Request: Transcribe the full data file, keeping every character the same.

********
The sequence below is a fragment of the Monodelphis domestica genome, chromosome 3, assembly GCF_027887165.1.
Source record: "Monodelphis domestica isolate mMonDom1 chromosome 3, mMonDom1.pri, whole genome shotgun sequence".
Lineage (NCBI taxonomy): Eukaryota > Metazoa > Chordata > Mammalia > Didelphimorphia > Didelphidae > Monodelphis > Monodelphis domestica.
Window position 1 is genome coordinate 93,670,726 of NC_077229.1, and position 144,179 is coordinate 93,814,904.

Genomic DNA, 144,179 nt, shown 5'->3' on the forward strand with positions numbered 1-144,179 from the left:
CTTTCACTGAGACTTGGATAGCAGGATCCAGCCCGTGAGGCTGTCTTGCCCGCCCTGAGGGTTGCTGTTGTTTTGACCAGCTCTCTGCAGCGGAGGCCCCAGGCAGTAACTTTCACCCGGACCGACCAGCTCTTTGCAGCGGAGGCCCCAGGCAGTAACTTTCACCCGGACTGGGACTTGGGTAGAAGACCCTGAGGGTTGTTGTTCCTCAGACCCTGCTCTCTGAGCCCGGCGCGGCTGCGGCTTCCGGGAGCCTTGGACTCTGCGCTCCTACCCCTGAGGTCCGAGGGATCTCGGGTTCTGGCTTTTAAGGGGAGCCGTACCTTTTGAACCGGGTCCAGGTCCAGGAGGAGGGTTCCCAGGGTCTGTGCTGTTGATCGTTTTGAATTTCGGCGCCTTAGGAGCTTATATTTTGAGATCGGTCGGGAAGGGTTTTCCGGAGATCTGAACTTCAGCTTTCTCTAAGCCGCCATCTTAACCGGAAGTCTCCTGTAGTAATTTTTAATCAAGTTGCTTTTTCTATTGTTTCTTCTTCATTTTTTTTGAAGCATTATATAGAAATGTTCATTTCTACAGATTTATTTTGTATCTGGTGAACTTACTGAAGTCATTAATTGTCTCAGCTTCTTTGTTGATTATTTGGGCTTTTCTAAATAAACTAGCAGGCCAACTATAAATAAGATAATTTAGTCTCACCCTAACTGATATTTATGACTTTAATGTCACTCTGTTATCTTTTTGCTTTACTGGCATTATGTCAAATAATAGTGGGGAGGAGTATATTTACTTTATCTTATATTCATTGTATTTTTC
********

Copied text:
The sequence below is a fragment of the Monodelphis domestica genome, chromosome 3, assembly GCF_027887165.1.
Source record: "Monodelphis domestica isolate mMonDom1 chromosome 3, mMonDom1.pri, whole genome shotgun sequence".
Lineage (NCBI taxonomy): Eukaryota > Metazoa > Chordata > Mammalia > Didelphimorphia > Didelphidae > Monodelphis > Monodelphis domestica.
Window position 1 is genome coordinate 93,670,726 of NC_077229.1, and position 144,179 is coordinate 93,814,904.

Genomic DNA, 144,179 nt, shown 5'->3' on the forward strand with positions numbered 1-144,179 from the left:
CTTTCACTGAGACTTGGATAGCAGGATCCAGCCCGTGAGGCTGTCTTGCCCGCCCTGAGGGTTGCTGTTGTTTTGACCAGCTCTCTGCAGCGGAGGCCCCAGGCAGTAACTTTCACCCGGACCGACCAGCTCTTTGCAGCGGAGGCCCCAGGCAGTAACTTTCACCCGGACTGGGACTTGGGTAGAAGACCCTGAGGGTTGTTGTTCCTCAGACCCTGCTCTCTGAGCCCGGCGCGGCTGCGGCTTCCGGGAGCCTTGGACTCTGCGCTCCTACCCCTGAGGTCCGAGGGATCTCGGGTTCTGGCTTTTAAGGGGAGCCGTACCTTTTGAACCGGGTCCAGGTCCAGGAGGAGGGTTCCCAGGGTCTGTGCTGTTGATCGTTTTGAATTTCGGCGCCTTAGGAGCTTATATTTTGAGATCGGTCGGGAAGGGTTTTCCGGAGATCTGAACTTCAGCTTTCTCTAAGCCGCCATCTTAACCGGAAGTCTCCTGTAGTAATTTTTAATCAAGTTGCTTTTTCTATTGTTTCTTCTTCATTTTTTTTGAAGCATTATATAGAAATGTTCATTTCTACAGATTTATTTTGTATCTGGTGAACTTACTGAAGTCATTAATTGTCTCAGCTTCTTTGTTGATTATTTGGGCTTTTCTAAATAAACTAGCAGGCCAACTATAAATAAGATAATTTAGTCTCACCCTAACTGATATTTATGACTTTAATGTCACTCTGTTATCTTTTTGCTTTACTGGCATTATGTCAAATAATAGTGGGGAGGAGTATATTTACTTTATCTTATATTCATTGTATTTTTC